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Restoring The Hearing of Veterans

Hough Ear Institute Works to Restore Hearing for Others Who Served

Dr. Richard Kopke understands better than most doctors how military service can cause hearing loss.

Kopke spent 26 years in the U.S. Army before joining the Hough Ear Institute (HEI), where he is CEO. HEI is dedicated to restoring natural hearing, which disproportionately affects military veterans – more than half of U.S. troops who return from combat suffer from hearing loss and tinnitus.

“HEI brings together world-class experts to research treatments for hearing loss and related conditions like tinnitus,” Kopke said. “We understand how hearing loss and tinnitus can affect veterans and contribute to depression and PTSD. We’re honored to assist military members. They give up so much to keep us safe, and they shouldn’t have to sacrifice their hearing.”

HEI’s most important work is researching groundbreaking treatments for noise-induced hearing loss and tinnitus. The organization and its partners have developed a pill, known as NHPN-1010, which is awaiting Phase 2 testing. HEI is raising funds to conduct a proof-of-concept study to test the pill’s ability to treat tinnitus.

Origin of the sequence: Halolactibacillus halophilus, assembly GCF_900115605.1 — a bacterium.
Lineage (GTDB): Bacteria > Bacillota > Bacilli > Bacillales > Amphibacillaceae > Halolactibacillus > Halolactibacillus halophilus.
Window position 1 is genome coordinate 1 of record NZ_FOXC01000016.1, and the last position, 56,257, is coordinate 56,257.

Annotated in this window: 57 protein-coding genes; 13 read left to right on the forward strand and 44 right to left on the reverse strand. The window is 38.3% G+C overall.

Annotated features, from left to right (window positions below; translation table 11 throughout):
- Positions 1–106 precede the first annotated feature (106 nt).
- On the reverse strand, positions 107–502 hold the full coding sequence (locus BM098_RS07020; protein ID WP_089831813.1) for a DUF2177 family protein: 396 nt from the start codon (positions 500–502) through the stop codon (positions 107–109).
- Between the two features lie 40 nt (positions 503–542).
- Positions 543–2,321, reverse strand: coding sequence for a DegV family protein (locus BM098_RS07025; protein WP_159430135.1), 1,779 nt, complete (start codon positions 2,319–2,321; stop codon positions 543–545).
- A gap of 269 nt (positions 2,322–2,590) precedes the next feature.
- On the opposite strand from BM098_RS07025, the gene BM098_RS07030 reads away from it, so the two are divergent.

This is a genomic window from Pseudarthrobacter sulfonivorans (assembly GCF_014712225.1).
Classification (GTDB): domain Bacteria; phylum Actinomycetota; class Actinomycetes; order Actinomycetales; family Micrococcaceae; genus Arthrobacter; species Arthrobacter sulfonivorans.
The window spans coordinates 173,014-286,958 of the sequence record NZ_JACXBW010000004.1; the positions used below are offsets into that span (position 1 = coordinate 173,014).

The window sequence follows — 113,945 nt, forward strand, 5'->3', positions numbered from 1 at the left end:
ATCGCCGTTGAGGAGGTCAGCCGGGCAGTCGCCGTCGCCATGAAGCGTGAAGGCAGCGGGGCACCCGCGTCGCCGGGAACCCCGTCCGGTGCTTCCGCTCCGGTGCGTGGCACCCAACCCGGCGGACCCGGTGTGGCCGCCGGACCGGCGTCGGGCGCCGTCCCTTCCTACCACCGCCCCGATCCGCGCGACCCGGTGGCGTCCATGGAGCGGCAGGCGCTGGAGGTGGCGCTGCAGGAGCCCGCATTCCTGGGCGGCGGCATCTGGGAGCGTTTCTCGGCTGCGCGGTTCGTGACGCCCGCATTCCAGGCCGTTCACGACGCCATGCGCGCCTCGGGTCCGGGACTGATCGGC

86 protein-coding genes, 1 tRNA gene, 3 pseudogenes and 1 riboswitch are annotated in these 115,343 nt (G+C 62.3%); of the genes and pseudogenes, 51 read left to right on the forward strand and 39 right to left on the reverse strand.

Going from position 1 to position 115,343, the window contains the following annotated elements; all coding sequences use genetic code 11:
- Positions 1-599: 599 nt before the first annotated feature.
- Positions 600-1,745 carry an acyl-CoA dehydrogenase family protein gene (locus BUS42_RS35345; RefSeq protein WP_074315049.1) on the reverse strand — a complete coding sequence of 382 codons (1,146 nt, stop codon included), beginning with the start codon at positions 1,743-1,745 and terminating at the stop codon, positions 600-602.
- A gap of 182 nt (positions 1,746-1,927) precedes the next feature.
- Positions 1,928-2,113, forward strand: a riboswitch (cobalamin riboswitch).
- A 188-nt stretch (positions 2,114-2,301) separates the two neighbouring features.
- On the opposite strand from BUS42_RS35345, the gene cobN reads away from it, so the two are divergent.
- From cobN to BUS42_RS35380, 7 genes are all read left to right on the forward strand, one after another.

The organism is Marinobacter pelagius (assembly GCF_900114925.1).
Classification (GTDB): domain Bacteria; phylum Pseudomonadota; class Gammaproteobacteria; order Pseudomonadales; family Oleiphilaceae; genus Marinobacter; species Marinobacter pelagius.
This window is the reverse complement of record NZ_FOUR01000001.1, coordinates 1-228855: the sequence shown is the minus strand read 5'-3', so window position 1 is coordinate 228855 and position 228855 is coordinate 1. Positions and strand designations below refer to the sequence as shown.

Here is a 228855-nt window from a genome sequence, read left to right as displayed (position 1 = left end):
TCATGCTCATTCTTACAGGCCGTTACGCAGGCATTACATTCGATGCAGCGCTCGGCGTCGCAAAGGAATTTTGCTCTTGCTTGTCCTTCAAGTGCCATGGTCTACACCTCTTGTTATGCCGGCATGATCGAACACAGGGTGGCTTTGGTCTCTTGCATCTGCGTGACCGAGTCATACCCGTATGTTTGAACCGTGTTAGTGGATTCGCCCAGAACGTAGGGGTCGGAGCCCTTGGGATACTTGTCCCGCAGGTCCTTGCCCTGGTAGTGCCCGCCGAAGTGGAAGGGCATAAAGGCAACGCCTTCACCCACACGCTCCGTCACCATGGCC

According to the U.S. Department of Veteran Affairs, more than 933,000 veterans receive disability compensation for hearing loss, and nearly 1.3 million received compensation for tinnitus.

In addition, many veterans score normally on hearing tests but have difficulty understanding speech. This condition, called auditory processing disorder, is often associated with blast exposure.

Tinnitus is the number one disability among veterans and affects at least 1 in 10 American adults. People with tinnitus describe ringing sounds, a buzzing sound, a high-pitched whistle, or numerous other sounds.

Worldwide, 466 million people suffer from hearing loss and one in seven individuals experience tinnitus. Of those, 48 million Americans are affected by hearing loss, with 50 million suffering from tinnitus, including 58,000 Oklahomans. 

At this time, no drug treatment or cure exists for noise-induced hearing loss or tinnitus.

“We believe our research will ultimately help millions of people worldwide, including our soldiers and veterans,” Kopke said.

For information, visit houghear.org.

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